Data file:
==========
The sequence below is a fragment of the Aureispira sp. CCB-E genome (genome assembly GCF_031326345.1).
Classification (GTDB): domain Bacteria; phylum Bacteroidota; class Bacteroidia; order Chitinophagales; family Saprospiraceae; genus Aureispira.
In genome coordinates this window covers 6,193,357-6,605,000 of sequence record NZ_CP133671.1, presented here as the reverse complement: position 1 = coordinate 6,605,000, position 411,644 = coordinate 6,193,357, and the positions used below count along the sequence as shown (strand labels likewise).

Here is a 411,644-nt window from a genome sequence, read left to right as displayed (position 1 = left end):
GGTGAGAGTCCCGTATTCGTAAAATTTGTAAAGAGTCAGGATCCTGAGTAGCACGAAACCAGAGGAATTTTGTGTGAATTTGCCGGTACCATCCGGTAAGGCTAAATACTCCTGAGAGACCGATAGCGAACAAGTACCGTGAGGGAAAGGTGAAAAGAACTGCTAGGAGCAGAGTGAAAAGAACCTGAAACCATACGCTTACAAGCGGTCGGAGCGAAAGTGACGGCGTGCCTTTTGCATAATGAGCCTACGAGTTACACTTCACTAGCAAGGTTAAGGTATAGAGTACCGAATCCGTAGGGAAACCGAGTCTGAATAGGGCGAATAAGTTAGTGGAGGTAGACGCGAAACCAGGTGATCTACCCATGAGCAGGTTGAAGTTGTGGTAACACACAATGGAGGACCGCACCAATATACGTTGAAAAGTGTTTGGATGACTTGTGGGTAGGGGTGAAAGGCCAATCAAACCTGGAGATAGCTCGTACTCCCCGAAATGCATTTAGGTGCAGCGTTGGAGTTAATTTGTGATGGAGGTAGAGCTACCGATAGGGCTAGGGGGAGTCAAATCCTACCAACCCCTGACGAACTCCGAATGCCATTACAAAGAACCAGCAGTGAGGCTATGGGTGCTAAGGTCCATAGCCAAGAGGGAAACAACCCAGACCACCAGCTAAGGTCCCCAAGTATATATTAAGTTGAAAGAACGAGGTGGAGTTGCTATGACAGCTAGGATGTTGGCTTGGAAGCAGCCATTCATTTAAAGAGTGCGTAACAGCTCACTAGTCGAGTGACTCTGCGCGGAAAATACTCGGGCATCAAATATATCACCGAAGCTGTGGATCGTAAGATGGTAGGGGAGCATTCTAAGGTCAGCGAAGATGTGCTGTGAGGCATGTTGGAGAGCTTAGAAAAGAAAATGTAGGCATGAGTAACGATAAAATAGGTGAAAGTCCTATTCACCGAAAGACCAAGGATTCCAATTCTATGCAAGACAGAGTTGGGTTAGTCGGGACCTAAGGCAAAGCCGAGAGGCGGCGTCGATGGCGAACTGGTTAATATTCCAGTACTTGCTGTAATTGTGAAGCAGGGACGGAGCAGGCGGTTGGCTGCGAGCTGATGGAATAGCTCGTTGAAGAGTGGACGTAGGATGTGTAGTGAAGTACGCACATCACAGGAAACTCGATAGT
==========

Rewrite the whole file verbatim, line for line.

The sequence below is a fragment of the Aureispira sp. CCB-E genome (genome assembly GCF_031326345.1).
Classification (GTDB): domain Bacteria; phylum Bacteroidota; class Bacteroidia; order Chitinophagales; family Saprospiraceae; genus Aureispira.
In genome coordinates this window covers 6,193,357-6,605,000 of sequence record NZ_CP133671.1, presented here as the reverse complement: position 1 = coordinate 6,605,000, position 411,644 = coordinate 6,193,357, and the positions used below count along the sequence as shown (strand labels likewise).

Here is a 411,644-nt window from a genome sequence, read left to right as displayed (position 1 = left end):
GGTGAGAGTCCCGTATTCGTAAAATTTGTAAAGAGTCAGGATCCTGAGTAGCACGAAACCAGAGGAATTTTGTGTGAATTTGCCGGTACCATCCGGTAAGGCTAAATACTCCTGAGAGACCGATAGCGAACAAGTACCGTGAGGGAAAGGTGAAAAGAACTGCTAGGAGCAGAGTGAAAAGAACCTGAAACCATACGCTTACAAGCGGTCGGAGCGAAAGTGACGGCGTGCCTTTTGCATAATGAGCCTACGAGTTACACTTCACTAGCAAGGTTAAGGTATAGAGTACCGAATCCGTAGGGAAACCGAGTCTGAATAGGGCGAATAAGTTAGTGGAGGTAGACGCGAAACCAGGTGATCTACCCATGAGCAGGTTGAAGTTGTGGTAACACACAATGGAGGACCGCACCAATATACGTTGAAAAGTGTTTGGATGACTTGTGGGTAGGGGTGAAAGGCCAATCAAACCTGGAGATAGCTCGTACTCCCCGAAATGCATTTAGGTGCAGCGTTGGAGTTAATTTGTGATGGAGGTAGAGCTACCGATAGGGCTAGGGGGAGTCAAATCCTACCAACCCCTGACGAACTCCGAATGCCATTACAAAGAACCAGCAGTGAGGCTATGGGTGCTAAGGTCCATAGCCAAGAGGGAAACAACCCAGACCACCAGCTAAGGTCCCCAAGTATATATTAAGTTGAAAGAACGAGGTGGAGTTGCTATGACAGCTAGGATGTTGGCTTGGAAGCAGCCATTCATTTAAAGAGTGCGTAACAGCTCACTAGTCGAGTGACTCTGCGCGGAAAATACTCGGGCATCAAATATATCACCGAAGCTGTGGATCGTAAGATGGTAGGGGAGCATTCTAAGGTCAGCGAAGATGTGCTGTGAGGCATGTTGGAGAGCTTAGAAAAGAAAATGTAGGCATGAGTAACGATAAAATAGGTGAAAGTCCTATTCACCGAAAGACCAAGGATTCCAATTCTATGCAAGACAGAGTTGGGTTAGTCGGGACCTAAGGCAAAGCCGAGAGGCGGCGTCGATGGCGAACTGGTTAATATTCCAGTACTTGCTGTAATTGTGAAGCAGGGACGGAGCAGGCGGTTGGCTGCGAGCTGATGGAATAGCTCGTTGAAGAGTGGACGTAGGATGTGTAGTGAAGTACGCACATCACAGGAAACTCGATAGT